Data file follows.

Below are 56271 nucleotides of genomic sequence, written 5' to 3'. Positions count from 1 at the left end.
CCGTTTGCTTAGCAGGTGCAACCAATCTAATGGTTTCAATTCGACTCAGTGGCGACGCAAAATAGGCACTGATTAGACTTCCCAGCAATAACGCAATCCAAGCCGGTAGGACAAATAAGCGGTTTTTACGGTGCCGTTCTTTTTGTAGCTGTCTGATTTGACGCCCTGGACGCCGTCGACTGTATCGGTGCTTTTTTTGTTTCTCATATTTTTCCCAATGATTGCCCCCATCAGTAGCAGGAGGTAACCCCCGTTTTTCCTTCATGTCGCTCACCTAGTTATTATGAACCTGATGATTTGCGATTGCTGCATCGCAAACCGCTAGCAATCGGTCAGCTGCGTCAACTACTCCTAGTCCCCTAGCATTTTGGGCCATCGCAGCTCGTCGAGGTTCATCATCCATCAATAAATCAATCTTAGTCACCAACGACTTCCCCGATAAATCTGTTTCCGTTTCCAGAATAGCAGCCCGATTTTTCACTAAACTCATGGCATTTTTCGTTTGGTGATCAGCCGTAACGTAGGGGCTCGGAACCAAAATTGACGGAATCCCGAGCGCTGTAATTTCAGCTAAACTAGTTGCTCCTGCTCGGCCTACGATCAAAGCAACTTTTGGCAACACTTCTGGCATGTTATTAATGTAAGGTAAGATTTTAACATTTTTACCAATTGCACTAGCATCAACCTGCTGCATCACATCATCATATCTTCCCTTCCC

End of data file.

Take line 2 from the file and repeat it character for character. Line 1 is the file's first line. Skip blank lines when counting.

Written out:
CCGTTTGCTTAGCAGGTGCAACCAATCTAATGGTTTCAATTCGACTCAGTGGCGACGCAAAATAGGCACTGATTAGACTTCCCAGCAATAACGCAATCCAAGCCGGTAGGACAAATAAGCGGTTTTTACGGTGCCGTTCTTTTTGTAGCTGTCTGATTTGACGCCCTGGACGCCGTCGACTGTATCGGTGCTTTTTTTGTTTCTCATATTTTTCCCAATGATTGCCCCCATCAGTAGCAGGAGGTAACCCCCGTTTTTCCTTCATGTCGCTCACCTAGTTATTATGAACCTGATGATTTGCGATTGCTGCATCGCAAACCGCTAGCAATCGGTCAGCTGCGTCAACTACTCCTAGTCCCCTAGCATTTTGGGCCATCGCAGCTCGTCGAGGTTCATCATCCATCAATAAATCAATCTTAGTCACCAACGACTTCCCCGATAAATCTGTTTCCGTTTCCAGAATAGCAGCCCGATTTTTCACTAAACTCATGGCATTTTTCGTTTGGTGATCAGCCGTAACGTAGGGGCTCGGAACCAAAATTGACGGAATCCCGAGCGCTGTAATTTCAGCTAAACTAGTTGCTCCTGCTCGGCCTACGATCAAAGCAACTTTTGGCAACACTTCTGGCATGTTATTAATGTAAGGTAAGATTTTAACATTTTTACCAATTGCACTAGCATCAACCTGCTGCATCACATCATCATATCTTCCCTTCCC